And maybe you’re not the fighter like me. Maybe you’re more of a flighter. Your detour has been running in the opposite direction because you’d rather avoid it all costs. You might bottle it up and put the lid on tight, but that junk will begin to shake and expand. Because regardless of how we process, it never feels good when you’re at the wrong end of someone’s wrong.
Throw an emotion out there and forgiveness probably evokes it. Anger, sadness, hope, excitement, fear, joy… This piece alone has taken me over three weeks to write because I realized I needed to work through some things.
With these thoughts rolling around in my mind, my heart…
1. Fact: People close to you are going to let you down. They’re going to betray you, sell you out, steal your joy, leave you when you need them, and drop you with a quickness. But can we still make a choice to love them today? I don’t know if Jesus woke up every morning and said, “Judas is going to betray me, but today I will show him what love looks like, feels like, and acts like.” Jesus was tempted in every way, so you know He must have been tempted to call Judas out long before or maybe to not even call his name to begin with. He must have been tempted to point His finger at him during the Sermon on the Mount. Or maybe even on the walk to the Passover meal that day, he was tempted to step on Judas’ sandal strings and watch him fall flat on his face. But He never did.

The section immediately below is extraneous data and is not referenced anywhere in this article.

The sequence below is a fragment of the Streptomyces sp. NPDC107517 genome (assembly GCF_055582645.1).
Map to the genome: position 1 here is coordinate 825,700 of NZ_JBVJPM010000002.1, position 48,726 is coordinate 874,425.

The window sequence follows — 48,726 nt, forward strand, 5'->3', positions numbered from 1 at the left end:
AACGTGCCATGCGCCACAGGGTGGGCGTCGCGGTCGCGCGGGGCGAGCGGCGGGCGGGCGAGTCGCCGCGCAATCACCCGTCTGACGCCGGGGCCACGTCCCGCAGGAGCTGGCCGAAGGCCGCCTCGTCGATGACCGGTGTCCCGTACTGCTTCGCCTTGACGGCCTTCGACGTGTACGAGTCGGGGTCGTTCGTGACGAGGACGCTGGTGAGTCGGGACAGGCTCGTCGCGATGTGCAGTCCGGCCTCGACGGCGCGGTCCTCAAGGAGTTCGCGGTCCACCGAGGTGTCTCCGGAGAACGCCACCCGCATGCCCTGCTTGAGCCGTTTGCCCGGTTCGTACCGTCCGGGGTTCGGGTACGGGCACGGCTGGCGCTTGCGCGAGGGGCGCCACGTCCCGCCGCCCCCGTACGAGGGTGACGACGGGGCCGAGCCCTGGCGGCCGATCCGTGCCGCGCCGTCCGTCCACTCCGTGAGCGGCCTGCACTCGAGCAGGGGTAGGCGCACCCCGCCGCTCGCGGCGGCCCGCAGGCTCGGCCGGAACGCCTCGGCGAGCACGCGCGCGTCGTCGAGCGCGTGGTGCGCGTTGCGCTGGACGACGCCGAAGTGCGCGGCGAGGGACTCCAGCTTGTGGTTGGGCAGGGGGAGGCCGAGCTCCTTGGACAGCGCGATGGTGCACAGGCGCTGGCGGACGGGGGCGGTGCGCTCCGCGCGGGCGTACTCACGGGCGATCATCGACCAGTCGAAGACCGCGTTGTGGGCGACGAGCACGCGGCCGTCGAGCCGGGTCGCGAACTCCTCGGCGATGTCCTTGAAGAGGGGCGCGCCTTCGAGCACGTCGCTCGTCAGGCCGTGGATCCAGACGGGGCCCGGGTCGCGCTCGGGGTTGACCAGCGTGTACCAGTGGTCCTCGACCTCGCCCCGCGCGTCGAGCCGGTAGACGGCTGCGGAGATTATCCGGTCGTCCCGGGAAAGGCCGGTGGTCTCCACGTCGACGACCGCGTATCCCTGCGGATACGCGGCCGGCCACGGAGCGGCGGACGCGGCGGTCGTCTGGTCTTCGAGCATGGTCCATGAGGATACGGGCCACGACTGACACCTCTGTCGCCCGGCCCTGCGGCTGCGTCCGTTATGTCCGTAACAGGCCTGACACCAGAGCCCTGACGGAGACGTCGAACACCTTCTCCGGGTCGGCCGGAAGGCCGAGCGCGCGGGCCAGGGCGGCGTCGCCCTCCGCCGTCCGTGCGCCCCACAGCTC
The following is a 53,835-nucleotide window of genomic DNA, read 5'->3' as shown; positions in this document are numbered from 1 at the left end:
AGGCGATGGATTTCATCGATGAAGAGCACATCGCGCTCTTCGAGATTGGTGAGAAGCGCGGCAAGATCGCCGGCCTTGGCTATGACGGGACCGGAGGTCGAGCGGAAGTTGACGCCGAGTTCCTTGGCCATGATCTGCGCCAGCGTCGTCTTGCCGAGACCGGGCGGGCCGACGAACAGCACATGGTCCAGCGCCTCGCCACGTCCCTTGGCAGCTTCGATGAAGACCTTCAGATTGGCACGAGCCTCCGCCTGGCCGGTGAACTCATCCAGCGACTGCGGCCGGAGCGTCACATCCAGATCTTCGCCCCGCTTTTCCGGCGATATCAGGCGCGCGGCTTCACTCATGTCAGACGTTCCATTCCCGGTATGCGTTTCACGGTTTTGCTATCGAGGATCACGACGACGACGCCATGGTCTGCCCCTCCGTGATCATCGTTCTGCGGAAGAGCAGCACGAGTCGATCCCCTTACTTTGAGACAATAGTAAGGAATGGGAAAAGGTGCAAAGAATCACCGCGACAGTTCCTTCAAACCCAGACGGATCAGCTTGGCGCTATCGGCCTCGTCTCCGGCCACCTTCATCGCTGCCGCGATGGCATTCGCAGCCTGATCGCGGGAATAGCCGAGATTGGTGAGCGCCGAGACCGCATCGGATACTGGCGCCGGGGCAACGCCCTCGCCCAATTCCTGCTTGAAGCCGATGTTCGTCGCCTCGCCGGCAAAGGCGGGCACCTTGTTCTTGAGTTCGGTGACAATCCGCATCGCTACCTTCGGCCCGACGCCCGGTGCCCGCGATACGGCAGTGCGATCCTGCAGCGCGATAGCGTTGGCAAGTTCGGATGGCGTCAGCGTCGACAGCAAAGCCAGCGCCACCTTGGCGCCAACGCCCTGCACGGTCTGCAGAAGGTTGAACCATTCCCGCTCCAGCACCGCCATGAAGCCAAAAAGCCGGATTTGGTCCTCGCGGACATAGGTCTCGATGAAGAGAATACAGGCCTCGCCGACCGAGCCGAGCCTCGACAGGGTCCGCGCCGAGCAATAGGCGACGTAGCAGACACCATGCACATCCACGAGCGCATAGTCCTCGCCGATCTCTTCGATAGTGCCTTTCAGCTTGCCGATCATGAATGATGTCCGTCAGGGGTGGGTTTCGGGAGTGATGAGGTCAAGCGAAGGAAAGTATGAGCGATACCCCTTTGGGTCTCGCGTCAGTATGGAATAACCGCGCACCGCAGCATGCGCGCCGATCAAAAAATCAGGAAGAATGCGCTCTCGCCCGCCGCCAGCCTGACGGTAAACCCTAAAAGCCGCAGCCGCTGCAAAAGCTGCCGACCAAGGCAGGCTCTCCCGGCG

Instead, He woke up every morning, knowing that one of His closest was going to let Him down, and He walked in a state of forgiveness and love in the present.
What if forgiveness is something we are to wake up every morning and decide we are going to walk in for every step of our day? What if we have a mindset of forgiveness already in place with our spouse, kids, co-workers, friends, family, and even the jerk who cut us off on our way to work? Because throughout our day people are going to let us down, but it’s harder to let someone down who started their day on the mat.
2. What would our lives look like if we took others off the pedestal they never even belonged on? Do we set the bar at a height that people were never meant to reach? Do we put expectations on them that they were never meant to carry?
One thing I’ve processed over and over with one person in my life is that I always feel the most hurt when I put my hope in them. I’ve been told multiple times that they were going to change, this time will be different, etc. The times I am most let down are the times where I lift them in a way that I put my faith in their word and not God’s.
No person belongs on a pedestal that is high and lifted up, that’s where Jesus belongs. When I keep my heart aligned with His word, I can walk through these times on solid ground. It’s when I align with someone else’s word that my footing is unsure and I always end up flat on my back, gasping for air.